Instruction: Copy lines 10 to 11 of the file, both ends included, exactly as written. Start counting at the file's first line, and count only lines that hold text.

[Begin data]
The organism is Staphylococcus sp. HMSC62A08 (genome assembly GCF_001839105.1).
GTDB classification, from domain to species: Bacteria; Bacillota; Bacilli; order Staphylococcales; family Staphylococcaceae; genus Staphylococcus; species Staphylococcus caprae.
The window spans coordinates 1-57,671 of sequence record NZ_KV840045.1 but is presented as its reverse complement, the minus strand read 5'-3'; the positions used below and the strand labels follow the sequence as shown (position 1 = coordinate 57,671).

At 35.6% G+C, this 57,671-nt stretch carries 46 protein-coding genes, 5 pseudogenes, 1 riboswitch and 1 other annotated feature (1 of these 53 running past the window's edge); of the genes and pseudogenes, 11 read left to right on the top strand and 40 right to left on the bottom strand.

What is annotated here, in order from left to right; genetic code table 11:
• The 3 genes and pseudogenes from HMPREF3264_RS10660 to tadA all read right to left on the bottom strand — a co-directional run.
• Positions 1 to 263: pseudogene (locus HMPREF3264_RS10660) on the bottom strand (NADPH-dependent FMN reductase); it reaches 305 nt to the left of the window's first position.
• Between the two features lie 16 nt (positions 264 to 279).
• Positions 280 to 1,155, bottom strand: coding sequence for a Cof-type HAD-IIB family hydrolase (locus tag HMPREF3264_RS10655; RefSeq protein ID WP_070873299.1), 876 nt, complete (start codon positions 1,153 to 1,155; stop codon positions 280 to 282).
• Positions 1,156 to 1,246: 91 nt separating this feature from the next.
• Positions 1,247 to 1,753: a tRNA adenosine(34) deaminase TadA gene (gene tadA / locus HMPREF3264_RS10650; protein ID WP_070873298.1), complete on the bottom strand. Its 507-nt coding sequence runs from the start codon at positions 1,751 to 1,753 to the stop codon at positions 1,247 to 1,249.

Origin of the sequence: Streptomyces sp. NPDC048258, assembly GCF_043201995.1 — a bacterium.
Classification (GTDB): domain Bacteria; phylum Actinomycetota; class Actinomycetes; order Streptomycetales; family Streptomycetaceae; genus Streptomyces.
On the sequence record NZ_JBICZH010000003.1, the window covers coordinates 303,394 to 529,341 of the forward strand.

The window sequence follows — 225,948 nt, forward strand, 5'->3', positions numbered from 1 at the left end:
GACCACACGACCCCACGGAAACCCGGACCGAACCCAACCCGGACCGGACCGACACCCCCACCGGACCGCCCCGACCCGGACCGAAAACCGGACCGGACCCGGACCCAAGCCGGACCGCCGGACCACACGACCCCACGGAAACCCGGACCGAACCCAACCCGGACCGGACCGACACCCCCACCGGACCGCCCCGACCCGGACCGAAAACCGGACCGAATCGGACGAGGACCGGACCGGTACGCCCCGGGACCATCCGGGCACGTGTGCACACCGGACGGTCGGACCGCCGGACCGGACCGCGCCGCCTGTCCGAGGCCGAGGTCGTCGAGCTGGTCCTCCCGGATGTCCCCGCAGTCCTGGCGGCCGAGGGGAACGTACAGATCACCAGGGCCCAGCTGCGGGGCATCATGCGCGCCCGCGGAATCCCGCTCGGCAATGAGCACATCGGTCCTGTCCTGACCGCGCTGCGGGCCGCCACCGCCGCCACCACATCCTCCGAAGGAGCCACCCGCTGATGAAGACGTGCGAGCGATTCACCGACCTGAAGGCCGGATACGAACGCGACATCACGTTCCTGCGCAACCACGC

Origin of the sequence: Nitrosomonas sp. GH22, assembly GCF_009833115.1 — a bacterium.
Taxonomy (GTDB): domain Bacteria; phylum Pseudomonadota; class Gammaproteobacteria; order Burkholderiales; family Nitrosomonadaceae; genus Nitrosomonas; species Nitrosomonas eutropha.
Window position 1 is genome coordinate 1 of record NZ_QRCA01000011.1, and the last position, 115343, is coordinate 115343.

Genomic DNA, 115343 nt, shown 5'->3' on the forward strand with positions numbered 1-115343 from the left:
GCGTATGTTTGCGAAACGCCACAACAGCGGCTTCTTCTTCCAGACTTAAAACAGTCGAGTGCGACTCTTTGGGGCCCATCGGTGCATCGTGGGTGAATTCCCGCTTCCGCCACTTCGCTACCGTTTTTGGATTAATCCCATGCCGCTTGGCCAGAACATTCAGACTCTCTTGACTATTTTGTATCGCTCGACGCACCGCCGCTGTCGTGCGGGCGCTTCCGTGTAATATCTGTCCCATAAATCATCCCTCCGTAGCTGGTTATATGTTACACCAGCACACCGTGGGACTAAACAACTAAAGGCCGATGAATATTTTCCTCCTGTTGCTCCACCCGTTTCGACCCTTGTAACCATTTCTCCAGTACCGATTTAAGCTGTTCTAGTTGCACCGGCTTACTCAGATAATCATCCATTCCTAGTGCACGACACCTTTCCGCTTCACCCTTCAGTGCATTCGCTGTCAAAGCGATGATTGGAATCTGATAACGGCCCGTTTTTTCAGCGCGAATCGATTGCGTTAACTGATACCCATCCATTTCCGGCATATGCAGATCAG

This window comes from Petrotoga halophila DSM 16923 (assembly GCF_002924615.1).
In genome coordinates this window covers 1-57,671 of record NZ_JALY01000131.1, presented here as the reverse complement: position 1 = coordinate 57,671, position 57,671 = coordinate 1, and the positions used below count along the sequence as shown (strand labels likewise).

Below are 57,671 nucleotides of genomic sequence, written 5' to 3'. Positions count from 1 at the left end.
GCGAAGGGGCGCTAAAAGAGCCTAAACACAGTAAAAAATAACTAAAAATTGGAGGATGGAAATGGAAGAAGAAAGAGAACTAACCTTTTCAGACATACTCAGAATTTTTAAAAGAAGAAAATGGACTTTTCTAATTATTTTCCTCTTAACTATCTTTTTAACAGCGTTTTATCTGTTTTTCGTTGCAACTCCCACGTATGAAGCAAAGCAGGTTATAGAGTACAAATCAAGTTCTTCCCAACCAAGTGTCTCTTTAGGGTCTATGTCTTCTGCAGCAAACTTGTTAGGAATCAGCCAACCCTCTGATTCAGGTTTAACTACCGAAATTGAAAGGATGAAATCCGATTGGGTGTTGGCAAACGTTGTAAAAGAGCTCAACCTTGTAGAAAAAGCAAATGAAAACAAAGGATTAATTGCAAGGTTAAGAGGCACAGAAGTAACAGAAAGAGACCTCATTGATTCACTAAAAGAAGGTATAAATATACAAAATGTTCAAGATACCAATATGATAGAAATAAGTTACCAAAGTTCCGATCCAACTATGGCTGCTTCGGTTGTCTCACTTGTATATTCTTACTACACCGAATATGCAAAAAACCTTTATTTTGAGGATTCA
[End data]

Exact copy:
• Positions 1,156 to 1,246: 91 nt separating this feature from the next.
• Positions 1,247 to 1,753: a tRNA adenosine(34) deaminase TadA gene (gene tadA / locus HMPREF3264_RS10650; protein ID WP_070873298.1), complete on the bottom strand. Its 507-nt coding sequence runs from the start codon at positions 1,751 to 1,753 to the stop codon at positions 1,247 to 1,249.